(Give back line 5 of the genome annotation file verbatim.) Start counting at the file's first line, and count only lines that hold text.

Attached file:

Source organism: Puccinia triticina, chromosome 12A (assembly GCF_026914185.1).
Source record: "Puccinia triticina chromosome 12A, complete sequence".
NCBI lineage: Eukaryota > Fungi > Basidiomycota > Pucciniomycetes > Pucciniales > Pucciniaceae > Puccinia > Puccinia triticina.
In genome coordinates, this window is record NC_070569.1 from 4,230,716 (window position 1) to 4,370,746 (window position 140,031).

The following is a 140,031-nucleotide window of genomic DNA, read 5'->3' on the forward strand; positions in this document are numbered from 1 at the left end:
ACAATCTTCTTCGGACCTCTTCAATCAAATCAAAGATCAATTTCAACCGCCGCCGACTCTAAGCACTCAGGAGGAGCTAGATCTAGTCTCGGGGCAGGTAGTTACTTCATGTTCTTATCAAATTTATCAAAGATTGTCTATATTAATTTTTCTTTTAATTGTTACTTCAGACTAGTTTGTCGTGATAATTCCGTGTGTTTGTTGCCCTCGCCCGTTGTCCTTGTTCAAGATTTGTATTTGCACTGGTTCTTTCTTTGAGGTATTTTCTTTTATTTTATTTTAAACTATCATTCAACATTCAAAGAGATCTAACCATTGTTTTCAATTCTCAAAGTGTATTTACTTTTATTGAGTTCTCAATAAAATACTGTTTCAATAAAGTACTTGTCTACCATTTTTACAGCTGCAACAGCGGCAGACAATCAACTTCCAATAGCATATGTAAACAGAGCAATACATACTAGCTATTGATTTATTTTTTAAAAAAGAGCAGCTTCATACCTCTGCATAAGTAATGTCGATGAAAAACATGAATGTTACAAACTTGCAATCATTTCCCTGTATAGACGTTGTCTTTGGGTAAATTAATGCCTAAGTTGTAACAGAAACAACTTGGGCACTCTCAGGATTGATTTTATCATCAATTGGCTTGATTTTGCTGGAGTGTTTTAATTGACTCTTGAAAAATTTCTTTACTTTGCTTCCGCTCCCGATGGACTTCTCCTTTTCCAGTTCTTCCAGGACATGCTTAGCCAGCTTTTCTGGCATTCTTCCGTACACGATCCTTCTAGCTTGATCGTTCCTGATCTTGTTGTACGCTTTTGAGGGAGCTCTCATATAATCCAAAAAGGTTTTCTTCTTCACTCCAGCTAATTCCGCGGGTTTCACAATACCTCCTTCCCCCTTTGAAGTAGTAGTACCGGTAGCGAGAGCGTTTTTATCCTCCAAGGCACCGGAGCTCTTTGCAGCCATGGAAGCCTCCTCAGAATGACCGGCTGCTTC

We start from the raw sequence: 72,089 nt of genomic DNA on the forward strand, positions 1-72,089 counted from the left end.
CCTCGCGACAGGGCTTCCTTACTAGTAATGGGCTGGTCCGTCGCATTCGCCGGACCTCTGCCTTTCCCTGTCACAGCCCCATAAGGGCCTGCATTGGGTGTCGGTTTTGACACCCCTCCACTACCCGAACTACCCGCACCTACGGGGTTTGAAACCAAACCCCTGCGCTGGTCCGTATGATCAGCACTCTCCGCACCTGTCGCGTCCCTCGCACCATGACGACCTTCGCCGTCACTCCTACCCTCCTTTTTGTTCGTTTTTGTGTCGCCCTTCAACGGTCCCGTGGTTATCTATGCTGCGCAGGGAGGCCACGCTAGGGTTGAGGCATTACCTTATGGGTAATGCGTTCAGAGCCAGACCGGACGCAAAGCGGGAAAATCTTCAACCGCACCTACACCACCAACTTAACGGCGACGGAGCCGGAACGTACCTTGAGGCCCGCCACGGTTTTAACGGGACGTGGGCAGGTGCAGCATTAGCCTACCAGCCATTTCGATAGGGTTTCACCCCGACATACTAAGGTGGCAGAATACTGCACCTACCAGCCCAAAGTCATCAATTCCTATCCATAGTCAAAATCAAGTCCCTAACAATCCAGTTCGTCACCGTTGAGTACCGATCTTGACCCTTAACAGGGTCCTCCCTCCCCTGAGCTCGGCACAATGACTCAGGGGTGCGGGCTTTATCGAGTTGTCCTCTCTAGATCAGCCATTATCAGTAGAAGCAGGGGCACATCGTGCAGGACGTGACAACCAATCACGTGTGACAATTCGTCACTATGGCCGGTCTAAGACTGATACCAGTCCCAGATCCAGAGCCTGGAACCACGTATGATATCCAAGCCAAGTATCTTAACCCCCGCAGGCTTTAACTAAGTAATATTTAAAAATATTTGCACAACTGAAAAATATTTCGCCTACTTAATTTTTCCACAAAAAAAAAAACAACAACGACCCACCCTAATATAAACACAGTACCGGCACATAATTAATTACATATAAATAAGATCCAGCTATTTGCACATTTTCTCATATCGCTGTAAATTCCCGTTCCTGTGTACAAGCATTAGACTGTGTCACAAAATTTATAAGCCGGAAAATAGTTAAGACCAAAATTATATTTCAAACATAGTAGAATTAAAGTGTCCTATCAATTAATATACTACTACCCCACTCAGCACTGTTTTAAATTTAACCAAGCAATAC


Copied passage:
The following is a 140,031-nucleotide window of genomic DNA, read 5'->3' on the forward strand; positions in this document are numbered from 1 at the left end: